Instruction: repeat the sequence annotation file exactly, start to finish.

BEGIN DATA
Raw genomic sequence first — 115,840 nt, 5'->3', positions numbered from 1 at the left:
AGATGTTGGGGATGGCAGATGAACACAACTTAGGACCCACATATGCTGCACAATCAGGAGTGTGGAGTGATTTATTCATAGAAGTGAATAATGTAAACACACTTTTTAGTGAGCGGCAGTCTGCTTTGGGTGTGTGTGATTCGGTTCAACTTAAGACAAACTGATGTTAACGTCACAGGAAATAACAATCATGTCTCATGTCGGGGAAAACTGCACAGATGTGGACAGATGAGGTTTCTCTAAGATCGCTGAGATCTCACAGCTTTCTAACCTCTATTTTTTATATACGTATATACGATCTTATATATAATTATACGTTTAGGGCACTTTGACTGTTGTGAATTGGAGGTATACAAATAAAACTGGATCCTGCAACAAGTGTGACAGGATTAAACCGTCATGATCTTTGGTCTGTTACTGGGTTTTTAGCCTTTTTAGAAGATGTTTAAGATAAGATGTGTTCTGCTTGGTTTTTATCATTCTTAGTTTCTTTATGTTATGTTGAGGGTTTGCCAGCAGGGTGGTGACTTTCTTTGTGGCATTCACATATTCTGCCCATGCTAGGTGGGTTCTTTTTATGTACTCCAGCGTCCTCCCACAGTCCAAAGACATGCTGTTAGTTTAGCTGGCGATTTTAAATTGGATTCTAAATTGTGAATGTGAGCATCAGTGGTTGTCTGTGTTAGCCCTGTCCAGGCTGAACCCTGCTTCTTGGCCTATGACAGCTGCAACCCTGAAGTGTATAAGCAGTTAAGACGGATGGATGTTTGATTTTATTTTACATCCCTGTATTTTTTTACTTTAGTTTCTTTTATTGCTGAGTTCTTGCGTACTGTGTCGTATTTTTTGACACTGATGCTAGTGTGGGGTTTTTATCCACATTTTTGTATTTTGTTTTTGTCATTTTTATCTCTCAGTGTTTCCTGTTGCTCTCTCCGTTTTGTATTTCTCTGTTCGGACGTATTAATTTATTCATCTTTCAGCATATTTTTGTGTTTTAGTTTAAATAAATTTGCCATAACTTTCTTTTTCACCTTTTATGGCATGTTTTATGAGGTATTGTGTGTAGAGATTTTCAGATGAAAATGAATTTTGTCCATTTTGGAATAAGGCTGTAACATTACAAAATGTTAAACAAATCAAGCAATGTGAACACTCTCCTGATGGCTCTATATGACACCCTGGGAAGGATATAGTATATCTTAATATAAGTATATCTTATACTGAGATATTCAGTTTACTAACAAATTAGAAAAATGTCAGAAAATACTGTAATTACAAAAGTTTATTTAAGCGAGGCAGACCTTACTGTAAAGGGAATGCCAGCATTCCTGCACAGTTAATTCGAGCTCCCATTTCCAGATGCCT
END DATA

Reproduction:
Raw genomic sequence first — 115,840 nt, 5'->3', positions numbered from 1 at the left:
AGATGTTGGGGATGGCAGATGAACACAACTTAGGACCCACATATGCTGCACAATCAGGAGTGTGGAGTGATTTATTCATAGAAGTGAATAATGTAAACACACTTTTTAGTGAGCGGCAGTCTGCTTTGGGTGTGTGTGATTCGGTTCAACTTAAGACAAACTGATGTTAACGTCACAGGAAATAACAATCATGTCTCATGTCGGGGAAAACTGCACAGATGTGGACAGATGAGGTTTCTCTAAGATCGCTGAGATCTCACAGCTTTCTAACCTCTATTTTTTATATACGTATATACGATCTTATATATAATTATACGTTTAGGGCACTTTGACTGTTGTGAATTGGAGGTATACAAATAAAACTGGATCCTGCAACAAGTGTGACAGGATTAAACCGTCATGATCTTTGGTCTGTTACTGGGTTTTTAGCCTTTTTAGAAGATGTTTAAGATAAGATGTGTTCTGCTTGGTTTTTATCATTCTTAGTTTCTTTATGTTATGTTGAGGGTTTGCCAGCAGGGTGGTGACTTTCTTTGTGGCATTCACATATTCTGCCCATGCTAGGTGGGTTCTTTTTATGTACTCCAGCGTCCTCCCACAGTCCAAAGACATGCTGTTAGTTTAGCTGGCGATTTTAAATTGGATTCTAAATTGTGAATGTGAGCATCAGTGGTTGTCTGTGTTAGCCCTGTCCAGGCTGAACCCTGCTTCTTGGCCTATGACAGCTGCAACCCTGAAGTGTATAAGCAGTTAAGACGGATGGATGTTTGATTTTATTTTACATCCCTGTATTTTTTTACTTTAGTTTCTTTTATTGCTGAGTTCTTGCGTACTGTGTCGTATTTTTTGACACTGATGCTAGTGTGGGGTTTTTATCCACATTTTTGTATTTTGTTTTTGTCATTTTTATCTCTCAGTGTTTCCTGTTGCTCTCTCCGTTTTGTATTTCTCTGTTCGGACGTATTAATTTATTCATCTTTCAGCATATTTTTGTGTTTTAGTTTAAATAAATTTGCCATAACTTTCTTTTTCACCTTTTATGGCATGTTTTATGAGGTATTGTGTGTAGAGATTTTCAGATGAAAATGAATTTTGTCCATTTTGGAATAAGGCTGTAACATTACAAAATGTTAAACAAATCAAGCAATGTGAACACTCTCCTGATGGCTCTATATGACACCCTGGGAAGGATATAGTATATCTTAATATAAGTATATCTTATACTGAGATATTCAGTTTACTAACAAATTAGAAAAATGTCAGAAAATACTGTAATTACAAAAGTTTATTTAAGCGAGGCAGACCTTACTGTAAAGGGAATGCCAGCATTCCTGCACAGTTAATTCGAGCTCCCATTTCCAGATGCCT